From Phoenix to phantoms, Arizona is a state that lives by contrasts.
The sophistication of the capital city, as well as smaller communities such as Tucson and Scottsdale, hold the political and cultural segments of most of the state. However, its rich environmental and indigenous people have left a legacy for the modern world as well.
The Phoenix area, located on the upper edge of the Sonoran Desert, was settled about 1,700 years ago by the Hohokam people who built a sophisticated series of waterways to irrigate crops. They eventually disappeared, perhaps because of a sustained drought, although no one knows the precise reason.
It took until the 1860s for the area to be reborn, with a farmer named Jack Swilling forming an irrigation company to construct canals to bring lifegiving water to the area. The name "Phoenix" -- after the mythical bird that is reborn from its own fineral pyre -- was selected to represent the strength of the newest settlement.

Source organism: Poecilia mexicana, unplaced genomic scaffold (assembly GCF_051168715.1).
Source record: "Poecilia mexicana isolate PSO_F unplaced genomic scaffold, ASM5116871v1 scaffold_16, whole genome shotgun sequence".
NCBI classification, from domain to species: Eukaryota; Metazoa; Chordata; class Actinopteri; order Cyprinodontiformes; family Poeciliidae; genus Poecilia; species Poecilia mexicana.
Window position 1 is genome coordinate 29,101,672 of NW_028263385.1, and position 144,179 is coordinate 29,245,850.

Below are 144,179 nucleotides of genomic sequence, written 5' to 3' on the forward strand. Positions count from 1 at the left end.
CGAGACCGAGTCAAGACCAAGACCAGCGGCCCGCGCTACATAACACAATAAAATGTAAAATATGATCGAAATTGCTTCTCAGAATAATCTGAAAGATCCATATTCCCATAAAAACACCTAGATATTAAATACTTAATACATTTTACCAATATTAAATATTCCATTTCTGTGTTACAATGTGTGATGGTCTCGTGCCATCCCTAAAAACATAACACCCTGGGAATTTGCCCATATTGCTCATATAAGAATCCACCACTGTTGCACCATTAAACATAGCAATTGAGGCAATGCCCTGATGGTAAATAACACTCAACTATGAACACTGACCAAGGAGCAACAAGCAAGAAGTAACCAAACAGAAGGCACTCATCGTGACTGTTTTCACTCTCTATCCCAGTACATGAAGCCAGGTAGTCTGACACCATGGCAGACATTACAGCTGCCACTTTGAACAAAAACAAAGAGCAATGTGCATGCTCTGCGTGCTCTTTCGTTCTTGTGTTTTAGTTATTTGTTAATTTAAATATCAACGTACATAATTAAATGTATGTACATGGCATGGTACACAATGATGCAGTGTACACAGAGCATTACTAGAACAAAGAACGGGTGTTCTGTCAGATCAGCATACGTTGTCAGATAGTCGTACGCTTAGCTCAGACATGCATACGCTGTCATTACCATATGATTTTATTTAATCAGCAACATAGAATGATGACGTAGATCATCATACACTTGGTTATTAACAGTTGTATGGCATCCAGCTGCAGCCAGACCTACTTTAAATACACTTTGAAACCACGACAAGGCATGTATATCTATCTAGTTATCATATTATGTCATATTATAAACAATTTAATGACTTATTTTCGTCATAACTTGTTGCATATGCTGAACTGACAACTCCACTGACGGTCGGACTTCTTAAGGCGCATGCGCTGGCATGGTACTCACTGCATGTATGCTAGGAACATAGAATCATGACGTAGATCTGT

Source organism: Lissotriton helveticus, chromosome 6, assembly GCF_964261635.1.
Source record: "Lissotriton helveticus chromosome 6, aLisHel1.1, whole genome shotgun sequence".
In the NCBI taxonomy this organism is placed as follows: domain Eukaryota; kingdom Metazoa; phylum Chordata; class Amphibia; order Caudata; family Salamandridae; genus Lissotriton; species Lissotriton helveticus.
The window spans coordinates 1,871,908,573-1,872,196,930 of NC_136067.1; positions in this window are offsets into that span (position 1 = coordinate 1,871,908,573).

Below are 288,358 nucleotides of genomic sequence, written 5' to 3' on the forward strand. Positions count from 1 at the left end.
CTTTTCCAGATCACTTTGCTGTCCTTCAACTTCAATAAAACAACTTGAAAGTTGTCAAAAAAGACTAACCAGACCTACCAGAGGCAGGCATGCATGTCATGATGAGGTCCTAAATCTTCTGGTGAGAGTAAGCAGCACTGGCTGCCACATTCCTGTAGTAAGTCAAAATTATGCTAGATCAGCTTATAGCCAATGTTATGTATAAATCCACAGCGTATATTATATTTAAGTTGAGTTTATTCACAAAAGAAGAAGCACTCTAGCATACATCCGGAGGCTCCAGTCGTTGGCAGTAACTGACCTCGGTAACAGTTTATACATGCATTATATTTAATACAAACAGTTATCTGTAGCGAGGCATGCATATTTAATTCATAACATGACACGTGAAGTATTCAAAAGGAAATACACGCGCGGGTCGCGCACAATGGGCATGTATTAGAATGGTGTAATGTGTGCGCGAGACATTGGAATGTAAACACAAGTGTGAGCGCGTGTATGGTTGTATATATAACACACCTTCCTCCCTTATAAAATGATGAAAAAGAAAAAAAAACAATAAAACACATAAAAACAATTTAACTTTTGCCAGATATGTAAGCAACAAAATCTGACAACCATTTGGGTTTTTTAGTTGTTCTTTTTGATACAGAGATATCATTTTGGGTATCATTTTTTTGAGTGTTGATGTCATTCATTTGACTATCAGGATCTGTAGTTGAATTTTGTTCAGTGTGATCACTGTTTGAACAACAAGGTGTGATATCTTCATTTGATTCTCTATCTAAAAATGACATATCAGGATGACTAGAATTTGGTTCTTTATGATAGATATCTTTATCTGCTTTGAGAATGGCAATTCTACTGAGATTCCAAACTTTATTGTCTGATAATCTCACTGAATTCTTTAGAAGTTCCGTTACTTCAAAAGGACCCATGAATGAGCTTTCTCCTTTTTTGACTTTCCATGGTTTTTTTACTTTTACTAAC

In 1881, the city was incorporated. The beginning of the tourism boom and a steady rise in people moving here eventually led to Phoenix becoming the seventh largest city in the nation.
The state also is home to several Indian reservations and numerous Indian communities. Some welcome tourists, others are quite private. Many of the Indian communities connect natural elements -- such as the towering sauguro cactus seen above -- to their tribal religious and cultural events.
Hot air ballooning and gorgeous scenery are two of the biggest attractions in Monument Valley, and the splendors of the Grand Canyon create one of America's top tourist draws. And, a mixture of natural markings and glyphs carved into the rock surfaces by indigenous people long ago are a drawing card at the Painted Rock State Park.
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